One of my favorite things about English Muffins is that they are the perfect size to hold one egg in a sandwich. An easy breakfast can be made by toasting an English Muffin and cooking an egg your favorite way. For me, I like a fried egg best, so that’s what I make. But what about adding a little extra to your sandwich. In the sandwich I made yesterday, I put some butter down on a medium cast iron skillet. I cooked my egg in the center, on one side, I cooked a small handful of spinach. On the other side, I toasted the English muffin, melting some thinly sliced Havarti cheese on it. Put the muffins on first, then the egg, then the spinach. To keep the egg from spreading out too far, I put it in a metal one cup measuring cup and  flip it on the griddle, leaving the cup in place. It holds the egg in place pretty well. You can also cut both ends off a can of tuna or cat food, and use it as a shaper to keep the size right.  The creamy Havarti is a perfect complement to the umami of the spinach.

This morning I made another sandwich. I started with the tomatoes first. I put 8 grape tomatoes in a small pan on medium. I did not add oil at first because I wanted a bit of char….it deepens the flavor and I always like a little char anyway. Meanwhile I heated my skillet for the egg, melting some butter in the center where I would cook it. When the first tomato burst, I put the egg on to cook with a dash of salt and pepper, put the English muffin in the toaster. Then I started to finish the tomato sauce. I added 2 tsp of olive oil, 1/4 tsp of red pepper flakes, salt, pepper, and then zested some lemon on top. When the muffin was done, I flipped the egg to cook the other side slightly, put it on the muffin. I then squeezed about 1 TBSP of lemon juice on the tomatoes and stirred. I spooned the cooked tomatoes on the other side of the muffin. It was delicious. The tomato sauce is rich in flavor, sweet with some heat and tartness and of course, the over easy egg added a creamy richness. Yum!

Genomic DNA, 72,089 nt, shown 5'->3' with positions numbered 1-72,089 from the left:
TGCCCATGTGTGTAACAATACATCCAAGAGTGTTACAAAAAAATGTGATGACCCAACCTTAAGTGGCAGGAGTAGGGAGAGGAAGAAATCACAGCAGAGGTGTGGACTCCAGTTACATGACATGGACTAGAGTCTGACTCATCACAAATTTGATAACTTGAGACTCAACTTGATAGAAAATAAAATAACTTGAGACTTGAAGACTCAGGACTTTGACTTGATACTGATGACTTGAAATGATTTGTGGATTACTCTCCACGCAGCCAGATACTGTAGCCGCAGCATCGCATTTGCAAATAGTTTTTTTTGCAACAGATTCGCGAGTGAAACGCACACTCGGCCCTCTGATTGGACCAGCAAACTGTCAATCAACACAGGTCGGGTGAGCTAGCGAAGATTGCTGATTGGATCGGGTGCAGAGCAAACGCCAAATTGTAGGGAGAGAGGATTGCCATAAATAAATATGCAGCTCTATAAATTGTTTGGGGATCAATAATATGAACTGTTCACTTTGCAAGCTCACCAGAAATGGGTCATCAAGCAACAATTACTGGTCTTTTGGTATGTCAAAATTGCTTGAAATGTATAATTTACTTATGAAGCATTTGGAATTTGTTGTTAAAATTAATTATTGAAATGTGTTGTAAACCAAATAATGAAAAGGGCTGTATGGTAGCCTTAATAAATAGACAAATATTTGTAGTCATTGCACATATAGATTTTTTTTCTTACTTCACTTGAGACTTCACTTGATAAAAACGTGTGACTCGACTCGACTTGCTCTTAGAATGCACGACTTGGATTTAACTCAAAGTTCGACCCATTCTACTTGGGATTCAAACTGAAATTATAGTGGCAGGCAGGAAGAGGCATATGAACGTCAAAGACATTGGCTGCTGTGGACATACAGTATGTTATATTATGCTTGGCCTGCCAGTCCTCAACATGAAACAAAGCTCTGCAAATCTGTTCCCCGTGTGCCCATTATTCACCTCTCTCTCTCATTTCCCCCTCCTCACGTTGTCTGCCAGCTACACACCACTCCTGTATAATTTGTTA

Sausage & Lima Bean Stuffed Portabello Mushroom

Portobello mushrooms were just 1.99 per pound at the grocery store last week, so I picked up a couple, knowing how much I love them stuffed. Then I went and used the spinach I planned to stuff them with for something else and had this crazy idea I would try lima beans. I have some frozen lima beans from Harvest Share and thought why not? After all, lima beans are not super moist, so they might be great stuffing.